DALLAS — The nation’s TSA chief, David Pekoske, and airport and airline leaders say there will be inevitable ‘hiccups’ this summer as they expect the largest airport passenger crowds since the COVID-19 pandemic began.

Labor shortages and sky-high demand have besieged the travel industry, and Pekoske said the agency is ready to deploy as many as 1,000 TSA agents and K-9 units to pain points across the country to counter potential backlogs at airport security checkpoints. The Transportation Security Administration created a position for new hires that will get them up to speed faster and to staff checkpoints better, helping experienced TSA agents with tasks that don’t require certification.

“We expect the summer to be very, very busy,” said Pekoske, who was recently nominated for a second five-year term by President Joe Biden. “That’s not to say that there will not be some hiccups along the way — those things will happen, but we’ll do everything we can to recover quickly.”

Pekoske spoke May 10 at a meeting at Homeland Security offices in Coppell.

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Some expect airport crowds to surpass 3 million passengers a day on the busiest travel days this summer between Memorial Day and Labor Day. But the demand comes with challenges, too.


Pilots are complaining about fatigue and flight cancellations heading into the summer at airlines including American Airlines, Southwest Airlines, Alaska and Delta.

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Airport restaurants are once again begging for employees, and there have also been shortages of workers at car rental desks, at customer service call center workers for airlines and of the people who push wheelchairs and ground employees who pull planes back and forth from gates.

“Everybody is facing labor shortages; airlines and TSA are no different,” said Paul Doell, vice president for the National Air Carrier Association. “At just about every level you can think of in the airline industry we can speak of we’re having labor shortages.”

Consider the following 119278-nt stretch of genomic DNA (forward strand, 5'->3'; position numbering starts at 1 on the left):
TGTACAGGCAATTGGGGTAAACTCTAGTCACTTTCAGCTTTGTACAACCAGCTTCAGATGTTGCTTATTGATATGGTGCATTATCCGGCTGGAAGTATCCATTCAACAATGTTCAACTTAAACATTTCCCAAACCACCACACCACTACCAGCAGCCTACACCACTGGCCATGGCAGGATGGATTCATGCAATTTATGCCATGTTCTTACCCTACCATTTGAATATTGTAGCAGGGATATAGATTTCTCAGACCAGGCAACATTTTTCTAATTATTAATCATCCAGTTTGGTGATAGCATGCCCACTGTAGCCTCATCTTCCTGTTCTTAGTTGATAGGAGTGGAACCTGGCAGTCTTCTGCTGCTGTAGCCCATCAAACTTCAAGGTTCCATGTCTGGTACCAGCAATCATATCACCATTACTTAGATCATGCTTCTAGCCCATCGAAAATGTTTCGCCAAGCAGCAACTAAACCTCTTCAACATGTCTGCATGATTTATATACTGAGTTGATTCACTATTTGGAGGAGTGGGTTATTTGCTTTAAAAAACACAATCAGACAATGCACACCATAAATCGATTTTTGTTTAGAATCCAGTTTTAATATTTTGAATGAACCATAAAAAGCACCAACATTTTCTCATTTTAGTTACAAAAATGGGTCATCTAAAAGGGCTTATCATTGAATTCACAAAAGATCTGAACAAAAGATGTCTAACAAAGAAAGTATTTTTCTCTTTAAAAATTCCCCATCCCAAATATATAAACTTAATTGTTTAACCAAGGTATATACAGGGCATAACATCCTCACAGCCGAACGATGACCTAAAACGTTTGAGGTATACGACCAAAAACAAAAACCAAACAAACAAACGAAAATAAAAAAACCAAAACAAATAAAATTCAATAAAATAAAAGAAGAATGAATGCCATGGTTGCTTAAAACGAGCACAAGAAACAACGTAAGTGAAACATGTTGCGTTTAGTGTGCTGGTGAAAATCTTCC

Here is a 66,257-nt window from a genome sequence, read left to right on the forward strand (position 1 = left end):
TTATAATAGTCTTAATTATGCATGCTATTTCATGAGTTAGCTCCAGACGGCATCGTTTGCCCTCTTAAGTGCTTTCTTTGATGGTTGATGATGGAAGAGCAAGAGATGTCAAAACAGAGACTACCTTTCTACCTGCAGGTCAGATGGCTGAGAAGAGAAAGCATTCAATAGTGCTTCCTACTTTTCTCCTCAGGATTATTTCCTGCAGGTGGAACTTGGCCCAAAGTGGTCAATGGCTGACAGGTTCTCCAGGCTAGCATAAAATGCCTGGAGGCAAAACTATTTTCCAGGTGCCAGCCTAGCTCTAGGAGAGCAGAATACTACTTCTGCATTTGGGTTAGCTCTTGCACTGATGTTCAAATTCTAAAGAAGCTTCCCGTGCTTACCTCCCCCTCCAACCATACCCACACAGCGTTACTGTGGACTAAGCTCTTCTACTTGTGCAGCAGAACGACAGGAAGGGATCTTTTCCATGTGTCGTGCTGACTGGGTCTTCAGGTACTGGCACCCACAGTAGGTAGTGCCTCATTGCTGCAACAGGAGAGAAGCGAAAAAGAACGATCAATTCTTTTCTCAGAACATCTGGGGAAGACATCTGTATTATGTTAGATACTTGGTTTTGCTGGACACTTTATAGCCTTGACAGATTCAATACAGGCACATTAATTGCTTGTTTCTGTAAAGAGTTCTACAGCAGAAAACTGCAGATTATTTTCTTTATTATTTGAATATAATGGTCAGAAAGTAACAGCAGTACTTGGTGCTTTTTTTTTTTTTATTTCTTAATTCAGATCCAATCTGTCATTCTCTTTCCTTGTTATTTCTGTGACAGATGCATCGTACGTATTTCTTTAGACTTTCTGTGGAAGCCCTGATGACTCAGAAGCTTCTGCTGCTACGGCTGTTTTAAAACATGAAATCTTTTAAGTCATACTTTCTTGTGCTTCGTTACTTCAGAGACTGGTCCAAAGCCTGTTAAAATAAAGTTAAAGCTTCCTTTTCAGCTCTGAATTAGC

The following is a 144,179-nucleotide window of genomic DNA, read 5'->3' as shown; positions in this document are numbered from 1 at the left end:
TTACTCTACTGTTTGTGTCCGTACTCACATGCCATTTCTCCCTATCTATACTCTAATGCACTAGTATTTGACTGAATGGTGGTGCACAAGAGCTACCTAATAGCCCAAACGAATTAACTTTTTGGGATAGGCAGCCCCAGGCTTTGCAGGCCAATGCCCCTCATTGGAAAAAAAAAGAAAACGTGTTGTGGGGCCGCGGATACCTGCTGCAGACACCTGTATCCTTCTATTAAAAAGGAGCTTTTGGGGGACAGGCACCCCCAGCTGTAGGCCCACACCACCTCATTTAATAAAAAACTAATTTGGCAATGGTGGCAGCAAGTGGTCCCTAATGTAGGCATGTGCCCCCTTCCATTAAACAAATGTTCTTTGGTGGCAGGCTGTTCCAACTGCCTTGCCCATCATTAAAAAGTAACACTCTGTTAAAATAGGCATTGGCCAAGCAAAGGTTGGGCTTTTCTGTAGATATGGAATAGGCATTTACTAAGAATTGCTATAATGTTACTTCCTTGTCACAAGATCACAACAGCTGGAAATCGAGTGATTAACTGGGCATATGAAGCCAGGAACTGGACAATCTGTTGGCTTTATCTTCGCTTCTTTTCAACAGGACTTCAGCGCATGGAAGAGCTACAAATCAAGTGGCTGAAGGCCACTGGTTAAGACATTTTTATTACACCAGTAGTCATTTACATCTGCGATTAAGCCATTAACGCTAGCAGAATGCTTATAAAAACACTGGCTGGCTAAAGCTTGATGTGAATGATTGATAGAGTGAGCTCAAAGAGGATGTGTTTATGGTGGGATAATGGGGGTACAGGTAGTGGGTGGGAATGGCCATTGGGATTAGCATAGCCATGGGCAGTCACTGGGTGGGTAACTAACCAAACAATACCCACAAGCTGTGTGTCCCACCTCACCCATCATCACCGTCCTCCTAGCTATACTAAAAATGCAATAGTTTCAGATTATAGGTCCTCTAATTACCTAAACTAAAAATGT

Airlines themselves are honing in on running reliable operations this summer and cutting down on the number of delays and cancellations that have sometimes plagued travelers during peak periods in the last year. That has led some, including Southwest Airlines, to cut thousands of flights from schedules. While that could help airlines run on time, it will also mean planes will be more full and pressure will be on workers in airports, including TSA agents, to get those travelers to flights on time.

But regional air carriers, which fly about 43% of all scheduled flights in the U.S., say they are facing labor shortages as employees such as pilots are being poached by the larger airlines. That could create issues connecting smaller destinations to larger hub airports, Black said.


“The pilot shortage is impacting the regionals, and we expect to see the small communities hit the hardest,” Black said. “We expect this to continue to be a trend, but those pain points will assert themselves at hubs as well.”

TSA has already suffered some extraordinary long waits at airports that have seen passenger volumes surpass 2019 levels, including at Austin-Bergstrom International Airport and Orlando International Airport.

Pekoske also warned that many travelers this summer could be getting on a plane for the first time in three years, especially as masking and COVID-19 restrictions have fallen in many parts of the country and international travel restrictions are being lifted.

“The amount of people that worked concessions prior to the pandemic are not there now,” said Kevin Burke, head of Airports Council International-North America. “They’ve come back, but they’re nowhere near where they need to be.”

That confluence of issues could make for a challenging summer for passengers and airline employees alike.

“So we really ask that we try to have patience and understanding when they are dealing with employees at the airport,” Doell said. “Everybody’s trying to do the best job they to can make sure this is safe, secure and also as comfortable as it can be under normal circumstances but especially when you have those tough days where you have storms that are disrupting the system.”



Tips for smoother summer travel

— Start with a clean bag: Empty out luggage and backpacks completely before you start packing so unwanted and banned items don’t get left in.

— Book parking online: Airports such as DFW International give discounts for buying parking through apps and parking lots may be full for those that don’t buy in advance.

— Sign up for trusted travel programs: TSA Global Entry ($100) and Pre-Check ($85) will cut security checkpoint times down to five minutes or less on average and reduce the hassle.

— Plan for “hiccups”: Restaurants and stores at airports are still facing a worker shortage. Pack food and make extra time if you need to eat during connections.

— Embrace touchless: Many airlines transitioned to kiosks and touchless check-in points during COVID-19.